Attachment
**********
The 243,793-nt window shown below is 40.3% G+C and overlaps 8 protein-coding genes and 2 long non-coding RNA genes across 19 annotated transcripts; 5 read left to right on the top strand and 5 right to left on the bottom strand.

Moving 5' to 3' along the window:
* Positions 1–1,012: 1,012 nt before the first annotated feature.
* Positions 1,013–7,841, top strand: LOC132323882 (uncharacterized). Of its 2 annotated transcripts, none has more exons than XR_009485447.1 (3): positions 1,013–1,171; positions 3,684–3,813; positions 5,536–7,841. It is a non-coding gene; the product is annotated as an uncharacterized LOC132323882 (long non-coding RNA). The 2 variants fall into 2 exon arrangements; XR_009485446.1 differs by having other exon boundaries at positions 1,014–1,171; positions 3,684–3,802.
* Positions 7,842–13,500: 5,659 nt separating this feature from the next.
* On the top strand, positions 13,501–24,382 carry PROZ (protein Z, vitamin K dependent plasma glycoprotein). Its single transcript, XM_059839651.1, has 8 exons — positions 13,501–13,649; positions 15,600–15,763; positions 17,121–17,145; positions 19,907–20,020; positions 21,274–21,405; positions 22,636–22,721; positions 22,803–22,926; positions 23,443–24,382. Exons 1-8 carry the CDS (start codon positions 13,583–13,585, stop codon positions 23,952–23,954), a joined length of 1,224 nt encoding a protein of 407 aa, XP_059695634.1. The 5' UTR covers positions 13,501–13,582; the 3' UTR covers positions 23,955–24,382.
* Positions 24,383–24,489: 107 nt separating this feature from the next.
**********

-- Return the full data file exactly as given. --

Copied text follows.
The 243,793-nt window shown below is 40.3% G+C and overlaps 8 protein-coding genes and 2 long non-coding RNA genes across 19 annotated transcripts; 5 read left to right on the top strand and 5 right to left on the bottom strand.

Moving 5' to 3' along the window:
* Positions 1–1,012: 1,012 nt before the first annotated feature.
* Positions 1,013–7,841, top strand: LOC132323882 (uncharacterized). Of its 2 annotated transcripts, none has more exons than XR_009485447.1 (3): positions 1,013–1,171; positions 3,684–3,813; positions 5,536–7,841. It is a non-coding gene; the product is annotated as an uncharacterized LOC132323882 (long non-coding RNA). The 2 variants fall into 2 exon arrangements; XR_009485446.1 differs by having other exon boundaries at positions 1,014–1,171; positions 3,684–3,802.
* Positions 7,842–13,500: 5,659 nt separating this feature from the next.
* On the top strand, positions 13,501–24,382 carry PROZ (protein Z, vitamin K dependent plasma glycoprotein). Its single transcript, XM_059839651.1, has 8 exons — positions 13,501–13,649; positions 15,600–15,763; positions 17,121–17,145; positions 19,907–20,020; positions 21,274–21,405; positions 22,636–22,721; positions 22,803–22,926; positions 23,443–24,382. Exons 1-8 carry the CDS (start codon positions 13,583–13,585, stop codon positions 23,952–23,954), a joined length of 1,224 nt encoding a protein of 407 aa, XP_059695634.1. The 5' UTR covers positions 13,501–13,582; the 3' UTR covers positions 23,955–24,382.
* Positions 24,383–24,489: 107 nt separating this feature from the next.